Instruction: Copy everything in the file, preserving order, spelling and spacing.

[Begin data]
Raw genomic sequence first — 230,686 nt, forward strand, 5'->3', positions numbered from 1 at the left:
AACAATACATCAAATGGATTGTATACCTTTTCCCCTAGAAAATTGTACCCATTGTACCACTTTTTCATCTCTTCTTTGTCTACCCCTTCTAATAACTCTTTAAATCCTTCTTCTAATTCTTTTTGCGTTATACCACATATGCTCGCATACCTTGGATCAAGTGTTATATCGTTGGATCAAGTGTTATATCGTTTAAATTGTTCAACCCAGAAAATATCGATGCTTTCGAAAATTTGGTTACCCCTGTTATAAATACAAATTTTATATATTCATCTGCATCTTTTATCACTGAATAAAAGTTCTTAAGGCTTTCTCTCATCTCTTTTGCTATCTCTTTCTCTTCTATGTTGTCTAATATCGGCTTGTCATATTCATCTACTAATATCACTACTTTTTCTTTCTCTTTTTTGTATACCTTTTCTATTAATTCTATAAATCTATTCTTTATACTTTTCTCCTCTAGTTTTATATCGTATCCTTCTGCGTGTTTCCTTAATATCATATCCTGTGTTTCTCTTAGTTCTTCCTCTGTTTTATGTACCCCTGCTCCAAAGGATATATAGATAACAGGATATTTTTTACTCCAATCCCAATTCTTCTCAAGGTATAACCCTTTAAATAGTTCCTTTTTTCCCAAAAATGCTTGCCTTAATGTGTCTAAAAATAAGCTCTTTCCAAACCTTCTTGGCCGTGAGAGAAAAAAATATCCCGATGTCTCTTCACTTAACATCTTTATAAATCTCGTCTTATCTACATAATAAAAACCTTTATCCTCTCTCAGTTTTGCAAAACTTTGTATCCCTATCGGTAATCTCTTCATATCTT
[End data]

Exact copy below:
Raw genomic sequence first — 230,686 nt, forward strand, 5'->3', positions numbered from 1 at the left:
AACAATACATCAAATGGATTGTATACCTTTTCCCCTAGAAAATTGTACCCATTGTACCACTTTTTCATCTCTTCTTTGTCTACCCCTTCTAATAACTCTTTAAATCCTTCTTCTAATTCTTTTTGCGTTATACCACATATGCTCGCATACCTTGGATCAAGTGTTATATCGTTGGATCAAGTGTTATATCGTTTAAATTGTTCAACCCAGAAAATATCGATGCTTTCGAAAATTTGGTTACCCCTGTTATAAATACAAATTTTATATATTCATCTGCATCTTTTATCACTGAATAAAAGTTCTTAAGGCTTTCTCTCATCTCTTTTGCTATCTCTTTCTCTTCTATGTTGTCTAATATCGGCTTGTCATATTCATCTACTAATATCACTACTTTTTCTTTCTCTTTTTTGTATACCTTTTCTATTAATTCTATAAATCTATTCTTTATACTTTTCTCCTCTAGTTTTATATCGTATCCTTCTGCGTGTTTCCTTAATATCATATCCTGTGTTTCTCTTAGTTCTTCCTCTGTTTTATGTACCCCTGCTCCAAAGGATATATAGATAACAGGATATTTTTTACTCCAATCCCAATTCTTCTCAAGGTATAACCCTTTAAATAGTTCCTTTTTTCCCAAAAATGCTTGCCTTAATGTGTCTAAAAATAAGCTCTTTCCAAACCTTCTTGGCCGTGAGAGAAAAAAATATCCCGATGTCTCTTCACTTAACATCTTTATAAATCTCGTCTTATCTACATAATAAAAACCTTTATCCTCTCTCAGTTTTGCAAAACTTTGTATCCCTATCGGTAATCTCTTCATATCTT